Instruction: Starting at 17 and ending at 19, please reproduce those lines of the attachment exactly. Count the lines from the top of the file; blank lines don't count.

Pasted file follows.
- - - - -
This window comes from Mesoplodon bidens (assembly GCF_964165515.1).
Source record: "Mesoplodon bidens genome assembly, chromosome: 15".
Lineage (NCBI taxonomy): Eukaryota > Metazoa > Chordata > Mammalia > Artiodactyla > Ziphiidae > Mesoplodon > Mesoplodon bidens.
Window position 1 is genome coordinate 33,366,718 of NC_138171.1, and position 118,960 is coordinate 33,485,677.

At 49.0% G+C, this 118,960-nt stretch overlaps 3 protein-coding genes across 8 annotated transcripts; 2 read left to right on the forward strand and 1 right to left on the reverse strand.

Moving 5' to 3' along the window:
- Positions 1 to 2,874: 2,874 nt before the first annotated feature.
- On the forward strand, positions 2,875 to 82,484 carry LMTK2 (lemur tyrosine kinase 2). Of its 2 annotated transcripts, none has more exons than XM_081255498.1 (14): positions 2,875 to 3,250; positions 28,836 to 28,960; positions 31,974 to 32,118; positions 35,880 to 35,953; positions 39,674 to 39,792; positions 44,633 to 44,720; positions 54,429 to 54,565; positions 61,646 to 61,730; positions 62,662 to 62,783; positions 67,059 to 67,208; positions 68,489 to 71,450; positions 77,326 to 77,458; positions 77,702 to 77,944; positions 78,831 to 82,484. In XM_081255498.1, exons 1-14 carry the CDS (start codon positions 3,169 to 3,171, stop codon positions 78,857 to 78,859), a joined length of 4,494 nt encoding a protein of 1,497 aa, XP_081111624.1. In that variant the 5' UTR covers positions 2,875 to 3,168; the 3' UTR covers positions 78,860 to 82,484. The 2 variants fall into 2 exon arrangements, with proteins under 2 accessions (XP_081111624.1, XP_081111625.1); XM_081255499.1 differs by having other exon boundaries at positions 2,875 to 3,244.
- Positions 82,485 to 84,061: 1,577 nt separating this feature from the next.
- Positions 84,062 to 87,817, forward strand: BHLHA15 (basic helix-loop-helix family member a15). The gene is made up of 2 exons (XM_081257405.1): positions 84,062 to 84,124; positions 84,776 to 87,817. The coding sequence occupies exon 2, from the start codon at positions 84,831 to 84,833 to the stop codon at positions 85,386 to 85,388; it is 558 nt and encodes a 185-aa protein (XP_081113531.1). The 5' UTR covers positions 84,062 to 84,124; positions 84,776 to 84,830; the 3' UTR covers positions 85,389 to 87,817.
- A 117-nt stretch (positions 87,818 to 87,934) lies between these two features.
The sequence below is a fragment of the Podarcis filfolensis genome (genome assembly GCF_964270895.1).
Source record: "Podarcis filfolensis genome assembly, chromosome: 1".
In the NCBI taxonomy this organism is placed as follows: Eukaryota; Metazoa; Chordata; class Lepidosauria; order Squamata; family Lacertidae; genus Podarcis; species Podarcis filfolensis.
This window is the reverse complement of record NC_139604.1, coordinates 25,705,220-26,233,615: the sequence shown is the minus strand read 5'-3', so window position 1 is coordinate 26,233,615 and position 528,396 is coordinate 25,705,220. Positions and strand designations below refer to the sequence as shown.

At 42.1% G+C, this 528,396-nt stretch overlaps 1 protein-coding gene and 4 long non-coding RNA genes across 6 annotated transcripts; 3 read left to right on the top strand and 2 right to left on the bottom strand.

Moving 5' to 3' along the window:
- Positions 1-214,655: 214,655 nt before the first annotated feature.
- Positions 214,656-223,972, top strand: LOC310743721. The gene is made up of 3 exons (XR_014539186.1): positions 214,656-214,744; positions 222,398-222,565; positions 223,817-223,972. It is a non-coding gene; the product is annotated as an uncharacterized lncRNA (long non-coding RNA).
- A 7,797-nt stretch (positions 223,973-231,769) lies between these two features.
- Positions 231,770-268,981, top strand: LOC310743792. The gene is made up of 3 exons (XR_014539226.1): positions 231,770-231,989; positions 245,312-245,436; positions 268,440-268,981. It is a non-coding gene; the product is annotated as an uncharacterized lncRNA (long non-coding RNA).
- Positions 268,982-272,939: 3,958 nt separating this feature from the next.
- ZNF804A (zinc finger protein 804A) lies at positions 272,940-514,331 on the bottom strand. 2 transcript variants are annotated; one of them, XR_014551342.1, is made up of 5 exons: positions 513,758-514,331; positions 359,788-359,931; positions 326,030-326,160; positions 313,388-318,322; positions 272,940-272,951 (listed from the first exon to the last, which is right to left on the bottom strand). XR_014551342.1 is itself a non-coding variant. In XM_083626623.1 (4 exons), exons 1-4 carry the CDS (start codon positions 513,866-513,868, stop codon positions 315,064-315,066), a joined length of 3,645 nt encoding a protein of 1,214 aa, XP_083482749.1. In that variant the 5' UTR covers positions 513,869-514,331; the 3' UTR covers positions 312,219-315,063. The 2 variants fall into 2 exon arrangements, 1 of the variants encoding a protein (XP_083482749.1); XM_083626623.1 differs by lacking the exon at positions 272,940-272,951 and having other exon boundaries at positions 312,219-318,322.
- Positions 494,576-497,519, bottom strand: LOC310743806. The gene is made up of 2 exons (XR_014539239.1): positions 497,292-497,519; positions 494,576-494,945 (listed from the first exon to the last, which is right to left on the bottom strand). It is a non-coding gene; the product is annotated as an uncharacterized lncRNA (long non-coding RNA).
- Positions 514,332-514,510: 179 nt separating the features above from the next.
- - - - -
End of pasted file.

Moving 5' to 3' along the window:
- Positions 1-214,655: 214,655 nt before the first annotated feature.
- Positions 214,656-223,972, top strand: LOC310743721. The gene is made up of 3 exons (XR_014539186.1): positions 214,656-214,744; positions 222,398-222,565; positions 223,817-223,972. It is a non-coding gene; the product is annotated as an uncharacterized lncRNA (long non-coding RNA).